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ALKBH8-mediated formation of a novel diastereomeric pair of wobble nucleosides in mammalian tRNA


Mammals have nine different homologues (ALKBH1–9) of the Escherichia coli DNA repair demethylase AlkB. ALKBH2 is a genuine DNA repair enzyme, but the in vivo function of the other ALKBH proteins has remained elusive. It was recently shown that ALKBH8 contains an additional transfer RNA (tRNA) methyltransferase domain, which generates the wobble nucleoside 5-methoxycarbonylmethyluridine (mcm5U) from its precursor 5-carboxymethyluridine (cm5U). In this study, we report that (R)- and (S)-5-methoxycarbonylhydroxymethyluridine (mchm5U), hydroxylated forms of mcm5U, are present in mammalian , and , respectively, representing the first example of a diastereomeric pair of modified RNA nucleosides. Through in vitro and in vivo studies, we show that both diastereomers of mchm5U are generated from mcm5U, and that the AlkB domain of ALKBH8 specifically hydroxylates mcm5U into (S)-mchm5U in . These findings expand the function of the ALKBH oxygenases beyond nucleic acid repair and increase the current knowledge on mammalian wobble uridine modifications and their biogenesis.


Transfer RNA (tRNA) modification is important both for correct folding and for optimal interaction with components of the protein synthesis machinery, such as aminoacyl transferases, messenger RNA (mRNA) and the ribosome. The nucleotide at the wobble position in the anticodon loop of tRNA interacts with the third nucleotide of the codon in mRNA, and wobble uridines are usually modified, both in bacteria and eukaryotes1,2. Modification of wobble uridines ensures efficient decoding of both cognate and non-cognate codons3,4, and prevents misreading of codons from 'split' boxes, where purine- and pyrimidine-ending codons encode different amino acids1.

In eukaryotes, most wobble uridines carry the modification 5-methoxycarbonylmethyluridine (mcm5U), 5-carbamoylmethyluridine (ncm5U) or derivatives thereof (Fig. 1a). These modifications and their biogenesis have been most closely studied in the yeast Saccharomyces cerevisiae. Here, tRNA isoacceptors that contain ncm5U decode in the 'family' codon boxes, in which all four codons encode the same amino acid, whereas tRNAs containing mcm5U usually decode in the split codon boxes. The Elongator complex has been shown to mediate an early step in mcm5U/ncm5U formation5, whereas the final methyl esterification reaction leading to the formation of mcm5U is catalysed by the methyltransferase (MT) Trm9 (ref. 6).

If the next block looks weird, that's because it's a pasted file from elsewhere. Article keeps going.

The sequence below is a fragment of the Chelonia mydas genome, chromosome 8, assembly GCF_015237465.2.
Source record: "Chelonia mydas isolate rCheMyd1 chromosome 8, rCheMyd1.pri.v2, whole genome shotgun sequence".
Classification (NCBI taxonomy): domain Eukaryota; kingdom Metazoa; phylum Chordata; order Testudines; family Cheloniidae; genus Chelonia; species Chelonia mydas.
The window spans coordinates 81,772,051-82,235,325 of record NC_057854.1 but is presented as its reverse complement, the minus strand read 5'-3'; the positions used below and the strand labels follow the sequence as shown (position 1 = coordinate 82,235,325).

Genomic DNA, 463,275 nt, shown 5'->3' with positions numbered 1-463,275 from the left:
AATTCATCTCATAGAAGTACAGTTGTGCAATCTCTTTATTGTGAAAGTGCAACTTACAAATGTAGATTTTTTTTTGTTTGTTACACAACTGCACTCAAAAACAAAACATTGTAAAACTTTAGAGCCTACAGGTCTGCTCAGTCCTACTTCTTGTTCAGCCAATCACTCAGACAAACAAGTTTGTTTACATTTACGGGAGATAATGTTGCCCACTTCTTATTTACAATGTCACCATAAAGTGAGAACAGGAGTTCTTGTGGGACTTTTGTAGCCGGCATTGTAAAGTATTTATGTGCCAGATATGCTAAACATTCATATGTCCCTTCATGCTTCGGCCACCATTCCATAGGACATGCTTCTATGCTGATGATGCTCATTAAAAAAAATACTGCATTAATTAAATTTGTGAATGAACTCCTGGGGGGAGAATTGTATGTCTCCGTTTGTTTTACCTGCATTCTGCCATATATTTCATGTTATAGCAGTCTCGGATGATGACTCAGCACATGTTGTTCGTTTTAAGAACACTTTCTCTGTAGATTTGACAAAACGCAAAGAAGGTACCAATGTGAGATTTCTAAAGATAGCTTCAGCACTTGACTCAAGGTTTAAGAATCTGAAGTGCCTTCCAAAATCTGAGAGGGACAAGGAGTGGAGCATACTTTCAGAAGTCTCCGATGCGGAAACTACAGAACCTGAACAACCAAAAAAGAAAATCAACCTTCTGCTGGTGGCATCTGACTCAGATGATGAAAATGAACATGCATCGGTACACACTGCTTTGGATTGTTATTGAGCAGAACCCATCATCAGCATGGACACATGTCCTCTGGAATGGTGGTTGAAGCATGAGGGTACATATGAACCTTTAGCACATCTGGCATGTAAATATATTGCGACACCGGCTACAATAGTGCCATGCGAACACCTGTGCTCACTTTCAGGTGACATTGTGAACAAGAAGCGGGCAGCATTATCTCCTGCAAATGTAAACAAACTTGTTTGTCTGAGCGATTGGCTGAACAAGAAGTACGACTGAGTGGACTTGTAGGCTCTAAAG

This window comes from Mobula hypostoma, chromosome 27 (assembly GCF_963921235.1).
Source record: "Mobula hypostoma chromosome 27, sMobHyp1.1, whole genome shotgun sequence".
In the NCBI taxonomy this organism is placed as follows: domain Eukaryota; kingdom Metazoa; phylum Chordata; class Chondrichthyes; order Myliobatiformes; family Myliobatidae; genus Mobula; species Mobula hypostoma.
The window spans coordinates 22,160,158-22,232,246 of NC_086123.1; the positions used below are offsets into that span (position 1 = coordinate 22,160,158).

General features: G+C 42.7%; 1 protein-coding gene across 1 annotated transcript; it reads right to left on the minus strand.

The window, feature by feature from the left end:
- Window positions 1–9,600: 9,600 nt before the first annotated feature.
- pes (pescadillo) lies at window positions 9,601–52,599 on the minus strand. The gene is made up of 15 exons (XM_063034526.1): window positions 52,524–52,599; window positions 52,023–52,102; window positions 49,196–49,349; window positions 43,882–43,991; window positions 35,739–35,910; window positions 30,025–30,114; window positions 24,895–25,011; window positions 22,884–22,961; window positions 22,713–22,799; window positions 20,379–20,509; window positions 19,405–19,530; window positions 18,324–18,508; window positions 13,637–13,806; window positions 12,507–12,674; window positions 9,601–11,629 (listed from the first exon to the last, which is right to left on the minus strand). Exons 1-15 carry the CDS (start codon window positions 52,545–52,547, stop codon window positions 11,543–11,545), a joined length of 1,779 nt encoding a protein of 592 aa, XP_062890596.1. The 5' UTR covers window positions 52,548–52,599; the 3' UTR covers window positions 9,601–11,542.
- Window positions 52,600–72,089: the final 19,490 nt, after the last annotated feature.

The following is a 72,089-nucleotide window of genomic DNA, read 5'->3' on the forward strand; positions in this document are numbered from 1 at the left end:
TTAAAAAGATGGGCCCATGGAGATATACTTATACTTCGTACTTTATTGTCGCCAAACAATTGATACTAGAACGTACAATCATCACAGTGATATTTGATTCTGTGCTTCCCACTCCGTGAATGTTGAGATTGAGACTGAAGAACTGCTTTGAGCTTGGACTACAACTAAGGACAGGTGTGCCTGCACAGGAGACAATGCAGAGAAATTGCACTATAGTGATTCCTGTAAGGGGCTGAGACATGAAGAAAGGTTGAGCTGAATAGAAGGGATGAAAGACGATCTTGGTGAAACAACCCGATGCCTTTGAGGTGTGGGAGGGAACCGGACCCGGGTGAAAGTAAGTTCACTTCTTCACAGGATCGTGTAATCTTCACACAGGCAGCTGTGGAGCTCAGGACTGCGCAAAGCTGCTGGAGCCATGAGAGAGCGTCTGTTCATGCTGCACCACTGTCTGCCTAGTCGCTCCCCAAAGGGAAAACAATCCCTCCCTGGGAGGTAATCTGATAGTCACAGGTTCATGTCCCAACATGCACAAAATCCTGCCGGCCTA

Figure 1: Presence of two mchm5U diastereomers in the wobble position of mammalian tRNA.

(a) Wobble uridine modifications described in the present work. mcm5U, 5-methoxycarbonylmethyluridine; mchm5U, 5-methoxycarbonylhydroxymethyluridine; chm5U, 5-carboxyhydroxymethyluridine; cm5U, 5-carboxymethyluridine; ncm5U, 5-carbamoylmethyluridine; nchm5U, 5-carbamoylhydroxymethyluridine. (b) Domain structure and proposed function of ALKBH8. RRM, RNA recognition motif. Together with the accessory protein TRM112, the MT domain of ALKBH8 converts cm5U into mcm5U. In the present work, the ALKBH8 oxygenase has been investigated for its ability to hydroxylate mcm5U into mchm5U. (c) Chemical structure of the two mchm5U diastereomers. (d) The anticodon stem-loop region of silkworm and calf . Anticodon (red line) containing products (blue) generated by RNase T1 cleavage (arrows), and analysed by MALDI-TOF MS, are indicated. (e) LC–MS/MS analysis of mchm5U nucleosides in calf liver total tRNA and isolated isoacceptors. (f) MALDI-quadrupole TOF tandem mass spectrometry of the RNase T1 product harbouring the anticodon of . Fragmentation pattern suggests the sequence A-Cm-U-mchm5U-C-G>p as indicated. c-Ions contain the original 5′-end after cleavage of the phophodiester bond between the phosphorous and the 5′-oxygen; y-ions contain the original 3′-end after cleavage of the phophodiester bond between the phosphorous and the 5′-oxygen. w-Ions contain the original 3′-end after cleavage of the phophodiester bond between the 3′-carbon and the 3′-oxygen. The associated number gives the size of the fragment ion in nucleotide residues. >p denotes 2′–3′ cyclic phosphate.